In topology, a topological space is said to be **resolvable** if it is expressible as the union of two disjoint dense subsets. For instance, the real numbers form a resolvable topological space because the rationals and irrationals are disjoint dense subsets. A topological space that is not resolvable is termed **irresolvable**.

## Properties

- The product of two resolvable spaces is resolvable
- Every locally compact topological space without isolated points is resolvable
- Every submaximal space is irresolvable

## See also

## References

- A.B. Kharazishvili (2006),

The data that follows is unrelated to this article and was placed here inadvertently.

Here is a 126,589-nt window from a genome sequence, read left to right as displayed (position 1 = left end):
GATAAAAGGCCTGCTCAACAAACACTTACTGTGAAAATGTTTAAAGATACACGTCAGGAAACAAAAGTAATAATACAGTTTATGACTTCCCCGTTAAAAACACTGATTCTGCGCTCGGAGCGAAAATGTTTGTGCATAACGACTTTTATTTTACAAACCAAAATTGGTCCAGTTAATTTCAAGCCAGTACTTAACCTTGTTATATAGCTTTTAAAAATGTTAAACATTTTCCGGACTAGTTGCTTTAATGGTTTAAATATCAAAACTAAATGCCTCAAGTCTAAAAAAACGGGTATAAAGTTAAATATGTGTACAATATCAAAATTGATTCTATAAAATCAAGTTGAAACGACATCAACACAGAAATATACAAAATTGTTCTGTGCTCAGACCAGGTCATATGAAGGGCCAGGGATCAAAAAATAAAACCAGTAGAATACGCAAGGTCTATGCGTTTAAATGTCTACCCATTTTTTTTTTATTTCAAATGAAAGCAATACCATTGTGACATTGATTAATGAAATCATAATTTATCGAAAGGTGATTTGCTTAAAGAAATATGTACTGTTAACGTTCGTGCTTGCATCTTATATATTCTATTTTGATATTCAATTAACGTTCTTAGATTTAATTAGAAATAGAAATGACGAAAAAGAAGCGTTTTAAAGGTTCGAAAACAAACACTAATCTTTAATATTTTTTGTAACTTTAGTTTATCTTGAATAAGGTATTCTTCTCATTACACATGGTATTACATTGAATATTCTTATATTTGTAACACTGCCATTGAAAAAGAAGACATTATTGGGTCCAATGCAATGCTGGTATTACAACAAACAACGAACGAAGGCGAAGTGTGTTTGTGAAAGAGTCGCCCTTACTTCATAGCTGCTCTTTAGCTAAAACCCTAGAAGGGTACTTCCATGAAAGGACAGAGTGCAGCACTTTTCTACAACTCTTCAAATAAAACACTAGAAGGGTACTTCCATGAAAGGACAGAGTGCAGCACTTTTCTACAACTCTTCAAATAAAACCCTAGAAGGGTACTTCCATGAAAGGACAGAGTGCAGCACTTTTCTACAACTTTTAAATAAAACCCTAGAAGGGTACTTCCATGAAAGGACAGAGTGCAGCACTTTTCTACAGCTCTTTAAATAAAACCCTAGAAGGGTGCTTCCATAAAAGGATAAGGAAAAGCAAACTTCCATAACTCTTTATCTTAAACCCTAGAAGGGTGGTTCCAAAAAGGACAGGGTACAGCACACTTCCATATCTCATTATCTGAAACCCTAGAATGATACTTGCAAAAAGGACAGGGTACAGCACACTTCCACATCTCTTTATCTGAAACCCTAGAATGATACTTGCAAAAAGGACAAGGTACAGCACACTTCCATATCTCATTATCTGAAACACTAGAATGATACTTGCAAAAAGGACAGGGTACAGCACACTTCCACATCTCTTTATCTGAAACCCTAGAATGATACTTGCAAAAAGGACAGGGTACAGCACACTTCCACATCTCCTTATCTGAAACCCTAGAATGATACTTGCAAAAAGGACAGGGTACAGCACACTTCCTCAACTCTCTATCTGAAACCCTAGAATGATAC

*Strange functions in real analysis*, Chapman & Hall/CRC monographs and surveys in pure and applied mathematics,**272**, CRC Press, p. 74, ISBN 1-58488-582-3 - Miroslav Hušek; J. van Mill (2002),
*Recent progress in general topology*, Recent Progress in General Topology,**2**, Elsevier, p. 21, ISBN 0-444-50980-1 - A.Illanes (1996), "Finite and \omega-resolvability",
*Proc. Amer. Math. Soc.*,**124**: 1243–1246, doi:10.1090/s0002-9939-96-03348-5